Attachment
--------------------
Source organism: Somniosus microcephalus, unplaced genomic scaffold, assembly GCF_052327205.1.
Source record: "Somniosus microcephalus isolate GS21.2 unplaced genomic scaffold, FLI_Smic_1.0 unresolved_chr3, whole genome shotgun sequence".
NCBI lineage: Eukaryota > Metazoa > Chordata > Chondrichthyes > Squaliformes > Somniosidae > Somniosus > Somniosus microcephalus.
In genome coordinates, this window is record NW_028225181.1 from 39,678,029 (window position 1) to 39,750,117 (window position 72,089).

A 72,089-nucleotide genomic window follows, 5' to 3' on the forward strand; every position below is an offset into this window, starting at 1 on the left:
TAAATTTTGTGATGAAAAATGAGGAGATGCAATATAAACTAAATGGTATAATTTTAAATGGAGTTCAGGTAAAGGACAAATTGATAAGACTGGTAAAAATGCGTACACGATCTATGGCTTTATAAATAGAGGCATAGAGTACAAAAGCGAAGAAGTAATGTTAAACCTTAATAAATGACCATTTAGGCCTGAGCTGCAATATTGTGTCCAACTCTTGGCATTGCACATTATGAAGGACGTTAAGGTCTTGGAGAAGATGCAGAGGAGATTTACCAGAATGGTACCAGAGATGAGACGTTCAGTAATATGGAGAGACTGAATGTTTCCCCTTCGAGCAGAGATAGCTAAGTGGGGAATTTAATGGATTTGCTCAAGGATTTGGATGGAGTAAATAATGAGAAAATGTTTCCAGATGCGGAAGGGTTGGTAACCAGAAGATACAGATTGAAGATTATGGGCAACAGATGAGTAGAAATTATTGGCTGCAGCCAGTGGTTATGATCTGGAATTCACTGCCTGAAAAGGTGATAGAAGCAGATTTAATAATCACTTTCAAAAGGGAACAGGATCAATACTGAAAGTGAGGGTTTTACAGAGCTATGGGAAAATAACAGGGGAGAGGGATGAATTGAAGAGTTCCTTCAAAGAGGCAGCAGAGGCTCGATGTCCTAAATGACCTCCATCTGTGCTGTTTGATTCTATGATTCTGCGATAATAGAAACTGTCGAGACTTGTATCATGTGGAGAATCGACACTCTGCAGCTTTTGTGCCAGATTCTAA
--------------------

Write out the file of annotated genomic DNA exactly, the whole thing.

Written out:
Source organism: Somniosus microcephalus, unplaced genomic scaffold, assembly GCF_052327205.1.
Source record: "Somniosus microcephalus isolate GS21.2 unplaced genomic scaffold, FLI_Smic_1.0 unresolved_chr3, whole genome shotgun sequence".
NCBI lineage: Eukaryota > Metazoa > Chordata > Chondrichthyes > Squaliformes > Somniosidae > Somniosus > Somniosus microcephalus.
In genome coordinates, this window is record NW_028225181.1 from 39,678,029 (window position 1) to 39,750,117 (window position 72,089).

A 72,089-nucleotide genomic window follows, 5' to 3' on the forward strand; every position below is an offset into this window, starting at 1 on the left:
TAAATTTTGTGATGAAAAATGAGGAGATGCAATATAAACTAAATGGTATAATTTTAAATGGAGTTCAGGTAAAGGACAAATTGATAAGACTGGTAAAAATGCGTACACGATCTATGGCTTTATAAATAGAGGCATAGAGTACAAAAGCGAAGAAGTAATGTTAAACCTTAATAAATGACCATTTAGGCCTGAGCTGCAATATTGTGTCCAACTCTTGGCATTGCACATTATGAAGGACGTTAAGGTCTTGGAGAAGATGCAGAGGAGATTTACCAGAATGGTACCAGAGATGAGACGTTCAGTAATATGGAGAGACTGAATGTTTCCCCTTCGAGCAGAGATAGCTAAGTGGGGAATTTAATGGATTTGCTCAAGGATTTGGATGGAGTAAATAATGAGAAAATGTTTCCAGATGCGGAAGGGTTGGTAACCAGAAGATACAGATTGAAGATTATGGGCAACAGATGAGTAGAAATTATTGGCTGCAGCCAGTGGTTATGATCTGGAATTCACTGCCTGAAAAGGTGATAGAAGCAGATTTAATAATCACTTTCAAAAGGGAACAGGATCAATACTGAAAGTGAGGGTTTTACAGAGCTATGGGAAAATAACAGGGGAGAGGGATGAATTGAAGAGTTCCTTCAAAGAGGCAGCAGAGGCTCGATGTCCTAAATGACCTCCATCTGTGCTGTTTGATTCTATGATTCTGCGATAATAGAAACTGTCGAGACTTGTATCATGTGGAGAATCGACACTCTGCAGCTTTTGTGCCAGATTCTAA